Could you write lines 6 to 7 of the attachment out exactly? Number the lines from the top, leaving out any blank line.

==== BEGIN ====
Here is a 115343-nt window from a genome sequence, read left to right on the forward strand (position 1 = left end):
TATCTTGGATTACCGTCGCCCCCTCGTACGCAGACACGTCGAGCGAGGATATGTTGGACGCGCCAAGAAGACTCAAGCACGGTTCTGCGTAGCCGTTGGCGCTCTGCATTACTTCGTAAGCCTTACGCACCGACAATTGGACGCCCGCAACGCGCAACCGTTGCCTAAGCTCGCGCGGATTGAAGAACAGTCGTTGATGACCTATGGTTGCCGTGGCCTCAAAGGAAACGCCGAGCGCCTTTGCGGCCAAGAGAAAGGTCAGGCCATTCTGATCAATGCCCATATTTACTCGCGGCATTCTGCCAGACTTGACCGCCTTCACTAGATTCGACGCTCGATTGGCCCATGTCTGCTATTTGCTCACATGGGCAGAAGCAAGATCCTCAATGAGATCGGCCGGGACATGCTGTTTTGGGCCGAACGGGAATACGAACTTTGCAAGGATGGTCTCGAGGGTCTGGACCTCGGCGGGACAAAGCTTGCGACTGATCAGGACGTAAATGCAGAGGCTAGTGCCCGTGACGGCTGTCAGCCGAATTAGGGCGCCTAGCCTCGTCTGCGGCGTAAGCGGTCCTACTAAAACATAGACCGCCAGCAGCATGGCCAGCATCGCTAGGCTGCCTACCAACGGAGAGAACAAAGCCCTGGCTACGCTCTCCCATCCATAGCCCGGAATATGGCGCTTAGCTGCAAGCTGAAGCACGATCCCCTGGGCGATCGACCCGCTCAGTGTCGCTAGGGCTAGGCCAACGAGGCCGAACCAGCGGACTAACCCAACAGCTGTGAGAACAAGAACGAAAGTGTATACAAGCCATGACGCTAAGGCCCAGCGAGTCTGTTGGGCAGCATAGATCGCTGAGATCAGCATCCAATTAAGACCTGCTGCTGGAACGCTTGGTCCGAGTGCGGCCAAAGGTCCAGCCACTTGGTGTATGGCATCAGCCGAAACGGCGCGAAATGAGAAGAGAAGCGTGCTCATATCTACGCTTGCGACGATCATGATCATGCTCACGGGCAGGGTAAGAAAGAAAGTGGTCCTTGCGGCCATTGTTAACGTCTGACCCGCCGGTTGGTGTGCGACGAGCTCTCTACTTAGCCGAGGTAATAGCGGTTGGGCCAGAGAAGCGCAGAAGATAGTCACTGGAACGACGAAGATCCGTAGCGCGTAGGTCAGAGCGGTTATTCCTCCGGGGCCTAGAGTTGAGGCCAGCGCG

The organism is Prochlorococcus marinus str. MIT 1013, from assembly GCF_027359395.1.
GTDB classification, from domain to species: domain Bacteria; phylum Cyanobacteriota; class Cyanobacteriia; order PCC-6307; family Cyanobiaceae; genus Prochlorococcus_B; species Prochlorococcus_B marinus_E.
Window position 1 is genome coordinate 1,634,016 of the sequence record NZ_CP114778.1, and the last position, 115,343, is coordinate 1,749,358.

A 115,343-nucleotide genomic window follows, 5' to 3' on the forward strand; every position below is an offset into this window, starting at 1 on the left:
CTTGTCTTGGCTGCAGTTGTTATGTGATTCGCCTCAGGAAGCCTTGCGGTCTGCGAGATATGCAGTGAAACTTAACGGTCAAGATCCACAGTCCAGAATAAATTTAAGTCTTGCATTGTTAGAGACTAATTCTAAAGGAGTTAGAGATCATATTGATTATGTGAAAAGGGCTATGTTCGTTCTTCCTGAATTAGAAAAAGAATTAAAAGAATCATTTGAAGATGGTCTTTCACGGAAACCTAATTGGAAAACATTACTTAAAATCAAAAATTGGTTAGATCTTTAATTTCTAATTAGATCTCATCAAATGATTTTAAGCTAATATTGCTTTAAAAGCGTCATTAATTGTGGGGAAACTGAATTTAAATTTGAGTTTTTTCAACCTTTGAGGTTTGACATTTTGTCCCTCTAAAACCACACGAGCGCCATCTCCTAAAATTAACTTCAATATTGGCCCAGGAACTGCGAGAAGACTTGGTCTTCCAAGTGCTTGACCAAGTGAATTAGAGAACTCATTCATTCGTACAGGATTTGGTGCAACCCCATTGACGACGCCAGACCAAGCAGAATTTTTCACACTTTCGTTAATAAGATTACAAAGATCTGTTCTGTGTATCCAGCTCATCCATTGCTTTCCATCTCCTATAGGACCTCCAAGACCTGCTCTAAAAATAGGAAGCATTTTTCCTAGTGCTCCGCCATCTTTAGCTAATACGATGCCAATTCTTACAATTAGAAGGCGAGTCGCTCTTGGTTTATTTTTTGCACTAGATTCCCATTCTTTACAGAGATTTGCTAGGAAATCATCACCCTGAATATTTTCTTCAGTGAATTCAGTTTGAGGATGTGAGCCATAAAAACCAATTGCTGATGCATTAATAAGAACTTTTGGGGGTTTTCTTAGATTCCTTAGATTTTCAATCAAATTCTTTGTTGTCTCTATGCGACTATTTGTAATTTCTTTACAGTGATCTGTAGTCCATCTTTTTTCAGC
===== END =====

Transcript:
A 115,343-nucleotide genomic window follows, 5' to 3' on the forward strand; every position below is an offset into this window, starting at 1 on the left:
CTTGTCTTGGCTGCAGTTGTTATGTGATTCGCCTCAGGAAGCCTTGCGGTCTGCGAGATATGCAGTGAAACTTAACGGTCAAGATCCACAGTCCAGAATAAATTTAAGTCTTGCATTGTTAGAGACTAATTCTAAAGGAGTTAGAGATCATATTGATTATGTGAAAAGGGCTATGTTCGTTCTTCCTGAATTAGAAAAAGAATTAAAAGAATCATTTGAAGATGGTCTTTCACGGAAACCTAATTGGAAAACATTACTTAAAATCAAAAATTGGTTAGATCTTTAATTTCTAATTAGATCTCATCAAATGATTTTAAGCTAATATTGCTTTAAAAGCGTCATTAATTGTGGGGAAACTGAATTTAAATTTGAGTTTTTTCAACCTTTGAGGTTTGACATTTTGTCCCTCTAAAACCACACGAGCGCCATCTCCTAAAATTAACTTCAATATTGGCCCAGGAACTGCGAGAAGACTTGGTCTTCCAAGTGCTTGACCAAGTGAATTAGAGAACTCATTCATTCGTACAGGATTTGGTGCAACCCCATTGACGACGCCAGACCAAGCAGAATTTTTCACACTTTCGTTAATAAGATTACAAAGATCTGTTCTGTGTATCCAGCTCATCCATTGCTTTCCATCTCCTATAGGACCTCCAAGACCTGCTCTAAAAATAGGAAGCATTTTTCCTAGTGCTCCGCCATCTTTAGCTAATACGATGCCAATTCTTACAATTAGAAGGCGAGTCGCTCTTGGTTTATTTTTTGCACTAGATTCCCATTCTTTACAGAGATTTGCTAGGAAATCATCACCCTGAATATTTTCTTCAGTGAATTCAGTTTGAGGATGTGAGCCATAAAAACCAATTGCTGATGCATTAATAAGAACTTTTGGGGGTTTTCTTAGATTCCTTAGATTTTCAATCAAATTCTTTGTTGTCTCTATGCGACTATTTGTAATTTCTTTACAGTGATCTGTAGTCCATCTTTTTTCAGC